Yeah, my son is different. So what, different is good.

Earlier this morning my husband and I were catching up on our DVR’d show’s before he had to leave to go to work.  One of the show’s that we’ve grown fond of is Donnie loves Jenny.  We really only got involved in watching it because of course it came on right after Wahlburgers and frankly we love that show.  This mornings episode (okay technically last nights) really hit me hard, so hard in fact I almost teared up!  I had to choke back the tears when they were watching the video’s Donnie had of when he became a father and how loving the entire family was around him and his kids.  Jenny then tells Donnie that she really didn’t have much video of her son Evan because what was she going to video tape?  I can’t remember the exact wording and my husband has already deleted it and it’s not on youtube (I checked) but it was pretty much her saying what was she going to video tape, her child being different, sick even if you will.

She told Donnie about a time she took Evan to the zoo and would say “Look Evan, look at all the monkeys” but because of his illness he was more entranced by the shape the fence made and how it all connected then he was the monkeys.  Jenny talked about the guilt she felt for thinking there was something wrong with her son, and at that moment I wanted to cry.  I have felt that guilt for 17 1/2 years now, and even though to me he’s perfect in his odd ways to the world he’s an outcast.

In the next scene she and Donnie are face-timing with Jenny’s mother and they start discussing how Evan would spend hours just spinning wheels, like if he had a car he would flip it over and just sit there and spin the wheels for hours and hours.  My son, Jonathan had his own “uniqueness” to his way of playing.  He would push everything.  Literally, just push it.  That’s how he played.  For Christmas when he was 1 1/2 we bought him one of those ride on Lil Tykes 4 wheeler.  We sat him on it and showed him where to put his feet and that if he pushed the little pedal down the 4 wheeler would go.  He would never ride on it.  He would always get off and start pushing it.  We would put him back on it and show him again but he would get frustrated with us and get off and go to the back of it and start pushing it.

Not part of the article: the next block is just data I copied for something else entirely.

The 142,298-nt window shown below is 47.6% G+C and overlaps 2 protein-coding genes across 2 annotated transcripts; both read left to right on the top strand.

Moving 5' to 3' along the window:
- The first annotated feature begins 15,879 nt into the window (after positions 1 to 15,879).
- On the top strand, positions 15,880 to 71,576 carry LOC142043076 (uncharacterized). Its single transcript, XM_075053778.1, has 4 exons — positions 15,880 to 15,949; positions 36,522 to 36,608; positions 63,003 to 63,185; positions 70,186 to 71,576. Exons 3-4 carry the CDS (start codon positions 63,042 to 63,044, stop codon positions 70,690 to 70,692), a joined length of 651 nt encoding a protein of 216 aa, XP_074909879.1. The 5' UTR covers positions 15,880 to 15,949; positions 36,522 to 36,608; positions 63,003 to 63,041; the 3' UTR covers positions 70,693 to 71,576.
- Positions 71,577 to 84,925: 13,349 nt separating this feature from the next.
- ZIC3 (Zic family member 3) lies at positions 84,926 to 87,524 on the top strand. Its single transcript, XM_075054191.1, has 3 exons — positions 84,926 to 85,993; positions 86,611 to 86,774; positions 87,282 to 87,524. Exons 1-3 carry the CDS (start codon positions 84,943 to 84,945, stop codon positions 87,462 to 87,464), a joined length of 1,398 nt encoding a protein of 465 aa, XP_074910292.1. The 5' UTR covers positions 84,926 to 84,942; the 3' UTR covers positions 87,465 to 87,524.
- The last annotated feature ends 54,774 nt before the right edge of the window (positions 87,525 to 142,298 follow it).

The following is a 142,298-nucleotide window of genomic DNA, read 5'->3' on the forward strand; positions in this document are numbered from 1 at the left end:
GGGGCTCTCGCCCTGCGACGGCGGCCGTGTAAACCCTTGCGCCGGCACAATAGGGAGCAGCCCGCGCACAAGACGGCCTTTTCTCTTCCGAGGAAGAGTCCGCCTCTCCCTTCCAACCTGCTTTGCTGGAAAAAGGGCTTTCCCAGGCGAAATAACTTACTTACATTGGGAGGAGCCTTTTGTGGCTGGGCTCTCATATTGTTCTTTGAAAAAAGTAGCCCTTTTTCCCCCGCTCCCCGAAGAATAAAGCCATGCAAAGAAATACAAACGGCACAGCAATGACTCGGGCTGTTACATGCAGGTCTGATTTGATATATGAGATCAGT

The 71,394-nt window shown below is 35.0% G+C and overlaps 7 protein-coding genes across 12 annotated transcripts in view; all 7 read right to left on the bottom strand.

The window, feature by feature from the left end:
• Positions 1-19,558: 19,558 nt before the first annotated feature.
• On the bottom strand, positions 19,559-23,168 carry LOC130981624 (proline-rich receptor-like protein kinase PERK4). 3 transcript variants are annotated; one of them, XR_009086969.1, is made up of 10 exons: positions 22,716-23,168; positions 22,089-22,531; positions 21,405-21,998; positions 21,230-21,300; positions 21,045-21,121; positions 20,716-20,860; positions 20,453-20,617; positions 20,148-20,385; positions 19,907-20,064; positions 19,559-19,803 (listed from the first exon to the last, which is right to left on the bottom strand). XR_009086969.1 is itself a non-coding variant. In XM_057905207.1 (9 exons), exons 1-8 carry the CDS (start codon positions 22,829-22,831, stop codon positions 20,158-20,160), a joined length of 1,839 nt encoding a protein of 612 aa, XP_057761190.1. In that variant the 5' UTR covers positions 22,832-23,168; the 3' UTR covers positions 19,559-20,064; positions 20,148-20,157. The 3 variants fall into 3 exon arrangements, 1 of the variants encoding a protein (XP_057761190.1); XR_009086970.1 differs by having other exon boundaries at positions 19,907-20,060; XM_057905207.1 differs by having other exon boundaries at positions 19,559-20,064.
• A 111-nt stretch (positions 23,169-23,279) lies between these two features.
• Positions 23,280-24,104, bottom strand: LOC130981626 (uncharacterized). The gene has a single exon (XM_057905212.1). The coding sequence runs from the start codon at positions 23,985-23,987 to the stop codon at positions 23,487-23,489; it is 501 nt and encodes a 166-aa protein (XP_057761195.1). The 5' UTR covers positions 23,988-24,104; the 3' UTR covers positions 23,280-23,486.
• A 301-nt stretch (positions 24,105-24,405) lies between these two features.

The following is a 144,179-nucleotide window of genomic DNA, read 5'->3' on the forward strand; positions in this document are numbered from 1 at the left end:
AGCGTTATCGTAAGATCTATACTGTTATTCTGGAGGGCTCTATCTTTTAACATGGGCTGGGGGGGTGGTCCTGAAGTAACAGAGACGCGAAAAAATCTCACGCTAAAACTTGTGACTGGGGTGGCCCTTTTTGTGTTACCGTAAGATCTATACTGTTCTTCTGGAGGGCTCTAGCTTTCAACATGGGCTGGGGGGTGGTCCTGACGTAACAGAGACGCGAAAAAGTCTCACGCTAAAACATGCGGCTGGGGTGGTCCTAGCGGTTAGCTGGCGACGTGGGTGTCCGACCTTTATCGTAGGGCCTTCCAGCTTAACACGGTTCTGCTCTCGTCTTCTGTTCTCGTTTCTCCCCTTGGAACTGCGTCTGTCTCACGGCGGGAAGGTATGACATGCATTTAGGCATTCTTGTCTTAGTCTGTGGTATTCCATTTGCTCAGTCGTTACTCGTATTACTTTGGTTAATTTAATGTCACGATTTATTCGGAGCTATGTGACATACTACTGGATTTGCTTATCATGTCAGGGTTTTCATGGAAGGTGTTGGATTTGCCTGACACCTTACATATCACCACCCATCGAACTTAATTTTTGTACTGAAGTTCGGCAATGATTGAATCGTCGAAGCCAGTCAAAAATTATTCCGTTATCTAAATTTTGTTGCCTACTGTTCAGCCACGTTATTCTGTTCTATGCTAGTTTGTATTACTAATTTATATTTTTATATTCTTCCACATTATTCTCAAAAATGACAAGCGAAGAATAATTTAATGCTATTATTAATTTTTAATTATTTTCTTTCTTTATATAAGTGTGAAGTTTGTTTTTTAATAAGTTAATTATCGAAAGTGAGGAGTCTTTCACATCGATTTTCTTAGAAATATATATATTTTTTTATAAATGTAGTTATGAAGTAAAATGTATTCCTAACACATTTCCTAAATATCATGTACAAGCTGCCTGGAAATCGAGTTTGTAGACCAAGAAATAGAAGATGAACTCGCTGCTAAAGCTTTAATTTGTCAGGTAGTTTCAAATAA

One of the toys my son loved most was Hot Wheels, he had hundreds of them (still does).  The other toy was Lego’s to which he did and still does have hundreds of them.  When he played with the Hot Wheels he would line them up in a single file line that spanned the length of the entire house sometimes and he would start at the beginning of the line and would push one of the cars an inch or two, then he’d go to the next car and push it the exact same distance.  He would do this until he reached the end of the line and he’d walk back to the beginning and start all over spending hours pushing these cars from one side of the room to the other only to turn them all around and do it all over again.  He was more then happy just being by himself and pushing his toys around the room or the back yard.  Sometimes becoming so excited with some new way he’d figured out how to push something that he’d have to come run and tell me all about it and beg me to come see.  So I would go and watch my baby go back into his own little reality world and push the toys and be so proud of himself for what he was doing.

On occasion I would set up play dates with other boys that were his age that we had met through little league or pre K, but those never turned out very well, and we were very seldom ever being asked back.  It wasn’t because my son was mean or misbehaved while there, but only because he kept to himself and the other “normal” kids just didn’t see the fun in playing with someone like him.  After each visit we’d usually get that awkward “Yeah, we’ll call you and set something up” and I’d know that meant no, we won’t call you.  There was one woman who was always so very nice to me and my family, always inviting us to do stuff.  Her and I are still friends today even though we live more then 1000 miles apart.